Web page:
My research efficiency depends greatly on the amount of computer processing power I have access to. To detect binary systems, I compare observed stars to models of singles and binaries in a brute-force manner. Each observation is monte-carlo sampled within its errors many times, and the final results is the median of those fits. For an example cluster, there may be:
When I first wrote the analysis software needed for my research, I used the computing language I was most comfortable with: IDL. Version 1, which ran all resamples in order, often took 10+ hours to complete analysis on even a small cluster. To speed things up, I wrote a “dumb parallel” version of code. The main IDL routine would spawn many subroutines (for each resample necessary), and then run them in parallel via Unix’s xargs command. This sped things up from the serial case, but still took 3-4 hours for a decent sized cluster.
Recently, I’ve begun to lose faith in IDL. While it performs amazingly for vector mathematics, it is proprietary (and I’m at the whim of whoever sets the yearly price), and it does not have access to some of the more modern functionality available in other programming languages. To wean myself off of my reliance on IDL, I decided to rewrite my binary detection code in Python.
During this rewrite, I also decided to try and speed up my analysis time again, this time by harnessing the massive parallel processing of OpenCL. OpenCL allows hundreds of simultaneous calculations to run on compatible CPUs and GPUs. The version 2 analysis code now parallelizes comparison of each star to all models via OpenCL. Running an analysis of 3000 stars, 4000 models and 90 resamples now takes 4 minutes instead of 4 hours.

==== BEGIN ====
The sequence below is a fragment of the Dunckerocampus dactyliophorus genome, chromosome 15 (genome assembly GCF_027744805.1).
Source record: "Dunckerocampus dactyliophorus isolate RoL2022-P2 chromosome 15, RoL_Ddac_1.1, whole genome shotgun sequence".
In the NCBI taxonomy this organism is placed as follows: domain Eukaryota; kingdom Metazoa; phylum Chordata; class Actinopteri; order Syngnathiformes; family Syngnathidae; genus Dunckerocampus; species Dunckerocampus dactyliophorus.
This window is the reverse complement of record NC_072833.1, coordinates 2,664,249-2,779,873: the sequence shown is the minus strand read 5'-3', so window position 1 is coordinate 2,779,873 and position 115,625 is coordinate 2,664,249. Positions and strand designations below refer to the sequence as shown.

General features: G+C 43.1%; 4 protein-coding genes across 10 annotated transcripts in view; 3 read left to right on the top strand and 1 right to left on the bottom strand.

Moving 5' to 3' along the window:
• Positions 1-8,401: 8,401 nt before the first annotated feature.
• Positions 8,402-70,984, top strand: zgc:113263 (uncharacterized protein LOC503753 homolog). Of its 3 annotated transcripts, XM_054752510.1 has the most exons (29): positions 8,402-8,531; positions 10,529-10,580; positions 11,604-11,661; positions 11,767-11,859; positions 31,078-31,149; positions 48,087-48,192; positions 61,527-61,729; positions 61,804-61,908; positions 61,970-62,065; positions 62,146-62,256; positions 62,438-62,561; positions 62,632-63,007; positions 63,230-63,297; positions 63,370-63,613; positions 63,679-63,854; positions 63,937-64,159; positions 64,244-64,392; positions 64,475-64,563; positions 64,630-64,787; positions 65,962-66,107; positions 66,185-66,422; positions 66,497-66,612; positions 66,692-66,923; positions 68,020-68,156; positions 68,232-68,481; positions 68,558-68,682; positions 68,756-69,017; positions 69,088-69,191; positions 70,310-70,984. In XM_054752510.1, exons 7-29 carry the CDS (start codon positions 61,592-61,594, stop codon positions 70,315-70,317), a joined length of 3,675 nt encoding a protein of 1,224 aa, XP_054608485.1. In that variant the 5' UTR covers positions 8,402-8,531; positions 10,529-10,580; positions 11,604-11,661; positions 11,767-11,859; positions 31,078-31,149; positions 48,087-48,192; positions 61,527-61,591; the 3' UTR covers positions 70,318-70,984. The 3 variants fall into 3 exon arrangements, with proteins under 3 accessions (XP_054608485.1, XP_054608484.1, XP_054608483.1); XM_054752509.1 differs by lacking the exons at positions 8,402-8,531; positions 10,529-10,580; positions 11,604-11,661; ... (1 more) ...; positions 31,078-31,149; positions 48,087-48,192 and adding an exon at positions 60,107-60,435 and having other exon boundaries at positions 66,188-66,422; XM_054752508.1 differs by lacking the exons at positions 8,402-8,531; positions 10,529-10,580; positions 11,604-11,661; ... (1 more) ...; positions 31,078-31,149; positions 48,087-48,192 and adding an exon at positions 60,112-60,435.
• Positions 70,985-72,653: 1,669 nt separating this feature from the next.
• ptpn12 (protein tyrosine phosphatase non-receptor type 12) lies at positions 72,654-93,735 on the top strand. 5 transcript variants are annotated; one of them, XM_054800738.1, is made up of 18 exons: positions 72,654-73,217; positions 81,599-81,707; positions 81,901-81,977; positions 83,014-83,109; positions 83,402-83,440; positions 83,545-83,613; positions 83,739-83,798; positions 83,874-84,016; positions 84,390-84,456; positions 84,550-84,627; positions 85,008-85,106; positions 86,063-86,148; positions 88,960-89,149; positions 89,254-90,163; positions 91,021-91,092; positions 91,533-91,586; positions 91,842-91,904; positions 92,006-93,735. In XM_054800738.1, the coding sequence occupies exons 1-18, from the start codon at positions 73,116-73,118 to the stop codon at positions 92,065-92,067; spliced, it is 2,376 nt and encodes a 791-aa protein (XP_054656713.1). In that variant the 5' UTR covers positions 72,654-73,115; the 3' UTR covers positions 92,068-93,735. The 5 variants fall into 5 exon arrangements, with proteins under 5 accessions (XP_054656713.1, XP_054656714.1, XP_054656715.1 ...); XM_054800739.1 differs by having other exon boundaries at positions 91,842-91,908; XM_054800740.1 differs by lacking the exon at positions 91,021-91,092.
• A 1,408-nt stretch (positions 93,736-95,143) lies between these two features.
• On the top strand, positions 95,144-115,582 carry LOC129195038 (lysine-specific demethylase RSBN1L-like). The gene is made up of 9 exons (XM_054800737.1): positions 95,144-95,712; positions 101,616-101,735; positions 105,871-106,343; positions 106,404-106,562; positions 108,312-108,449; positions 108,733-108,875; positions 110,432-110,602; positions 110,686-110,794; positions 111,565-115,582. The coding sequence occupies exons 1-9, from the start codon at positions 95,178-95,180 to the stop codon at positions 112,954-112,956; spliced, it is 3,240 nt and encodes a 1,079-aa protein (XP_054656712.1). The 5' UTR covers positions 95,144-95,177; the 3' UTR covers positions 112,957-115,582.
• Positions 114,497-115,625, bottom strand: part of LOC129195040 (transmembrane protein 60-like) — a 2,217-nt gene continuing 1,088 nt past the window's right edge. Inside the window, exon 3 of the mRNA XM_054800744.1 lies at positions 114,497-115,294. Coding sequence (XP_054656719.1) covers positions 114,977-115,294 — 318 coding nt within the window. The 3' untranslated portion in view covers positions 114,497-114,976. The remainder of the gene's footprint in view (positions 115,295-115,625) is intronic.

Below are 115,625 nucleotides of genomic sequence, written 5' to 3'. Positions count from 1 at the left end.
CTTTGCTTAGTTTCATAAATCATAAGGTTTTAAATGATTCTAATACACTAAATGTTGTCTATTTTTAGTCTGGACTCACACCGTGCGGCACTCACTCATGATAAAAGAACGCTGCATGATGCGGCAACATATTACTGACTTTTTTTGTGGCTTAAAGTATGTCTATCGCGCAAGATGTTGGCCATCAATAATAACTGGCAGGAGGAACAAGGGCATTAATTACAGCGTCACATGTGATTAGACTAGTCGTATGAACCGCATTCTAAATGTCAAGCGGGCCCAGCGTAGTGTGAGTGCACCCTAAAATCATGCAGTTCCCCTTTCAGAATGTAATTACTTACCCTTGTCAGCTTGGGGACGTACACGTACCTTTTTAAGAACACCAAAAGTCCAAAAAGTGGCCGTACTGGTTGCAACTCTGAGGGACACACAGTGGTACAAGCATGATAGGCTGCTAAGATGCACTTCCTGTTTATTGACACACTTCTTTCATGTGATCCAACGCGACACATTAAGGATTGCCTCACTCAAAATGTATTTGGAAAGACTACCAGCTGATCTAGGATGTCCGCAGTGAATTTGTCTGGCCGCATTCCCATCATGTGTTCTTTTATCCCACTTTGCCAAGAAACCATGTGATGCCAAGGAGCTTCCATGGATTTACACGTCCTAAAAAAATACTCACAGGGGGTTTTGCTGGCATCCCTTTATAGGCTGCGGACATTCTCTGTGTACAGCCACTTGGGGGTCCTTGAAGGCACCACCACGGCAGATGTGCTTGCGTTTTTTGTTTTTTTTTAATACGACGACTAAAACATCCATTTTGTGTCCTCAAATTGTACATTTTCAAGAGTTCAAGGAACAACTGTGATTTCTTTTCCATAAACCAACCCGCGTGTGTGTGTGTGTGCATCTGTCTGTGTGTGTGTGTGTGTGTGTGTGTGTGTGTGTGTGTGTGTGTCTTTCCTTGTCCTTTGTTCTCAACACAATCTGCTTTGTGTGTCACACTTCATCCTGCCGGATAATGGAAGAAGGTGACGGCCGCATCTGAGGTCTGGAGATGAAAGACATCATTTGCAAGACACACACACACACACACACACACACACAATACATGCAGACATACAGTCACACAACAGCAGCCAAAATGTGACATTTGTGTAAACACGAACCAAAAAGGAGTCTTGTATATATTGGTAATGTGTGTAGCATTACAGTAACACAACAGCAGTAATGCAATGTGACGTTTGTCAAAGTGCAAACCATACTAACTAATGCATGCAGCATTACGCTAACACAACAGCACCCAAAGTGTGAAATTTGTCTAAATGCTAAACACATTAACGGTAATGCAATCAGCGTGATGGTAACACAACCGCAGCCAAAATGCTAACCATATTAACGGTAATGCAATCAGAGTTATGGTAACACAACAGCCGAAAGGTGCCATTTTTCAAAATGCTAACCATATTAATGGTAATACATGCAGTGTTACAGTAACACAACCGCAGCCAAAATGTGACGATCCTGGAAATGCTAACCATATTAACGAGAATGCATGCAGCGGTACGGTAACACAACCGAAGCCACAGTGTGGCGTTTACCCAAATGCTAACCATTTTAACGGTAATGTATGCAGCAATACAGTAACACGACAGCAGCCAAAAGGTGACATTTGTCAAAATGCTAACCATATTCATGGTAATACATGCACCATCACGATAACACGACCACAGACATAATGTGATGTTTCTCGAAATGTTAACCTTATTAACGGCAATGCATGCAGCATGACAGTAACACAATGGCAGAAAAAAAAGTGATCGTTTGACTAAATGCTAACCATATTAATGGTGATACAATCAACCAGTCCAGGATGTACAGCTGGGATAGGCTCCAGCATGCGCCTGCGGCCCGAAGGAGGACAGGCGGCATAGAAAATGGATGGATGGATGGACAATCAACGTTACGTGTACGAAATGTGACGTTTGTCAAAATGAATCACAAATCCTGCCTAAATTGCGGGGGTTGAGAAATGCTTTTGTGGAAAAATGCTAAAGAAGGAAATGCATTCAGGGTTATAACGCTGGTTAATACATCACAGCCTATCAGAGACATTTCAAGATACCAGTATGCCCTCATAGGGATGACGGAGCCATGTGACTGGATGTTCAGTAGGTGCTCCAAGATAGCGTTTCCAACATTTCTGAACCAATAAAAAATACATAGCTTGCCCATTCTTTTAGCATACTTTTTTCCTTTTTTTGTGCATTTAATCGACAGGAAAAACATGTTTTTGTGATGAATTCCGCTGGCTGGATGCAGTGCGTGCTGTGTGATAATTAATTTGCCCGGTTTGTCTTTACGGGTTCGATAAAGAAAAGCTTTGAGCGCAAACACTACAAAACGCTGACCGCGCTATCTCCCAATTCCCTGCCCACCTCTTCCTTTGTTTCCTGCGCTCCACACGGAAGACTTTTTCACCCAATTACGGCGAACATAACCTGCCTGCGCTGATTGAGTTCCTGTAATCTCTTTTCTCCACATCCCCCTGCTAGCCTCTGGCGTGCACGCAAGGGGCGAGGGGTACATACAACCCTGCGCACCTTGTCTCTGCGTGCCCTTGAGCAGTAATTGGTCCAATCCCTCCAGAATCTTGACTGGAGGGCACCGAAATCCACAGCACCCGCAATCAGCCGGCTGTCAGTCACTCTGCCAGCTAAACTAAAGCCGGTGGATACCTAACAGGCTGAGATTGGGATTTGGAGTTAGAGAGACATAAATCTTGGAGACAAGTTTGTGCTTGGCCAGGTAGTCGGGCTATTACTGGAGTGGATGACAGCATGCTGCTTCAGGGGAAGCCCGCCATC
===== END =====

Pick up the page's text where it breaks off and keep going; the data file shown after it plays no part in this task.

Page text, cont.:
I’m currently writing educational material on computational physics using Python, and OpenCL will be one of the topics I touch on. The future of computing is in the parallel processing of today’s computers, and OpenCL will be a large part of it. If you do any research that involves large amounts of computing time, you may want to look at harnessing the parallel capabilities of the machine you’re already working on. Check out my Computational Physics page to learn more.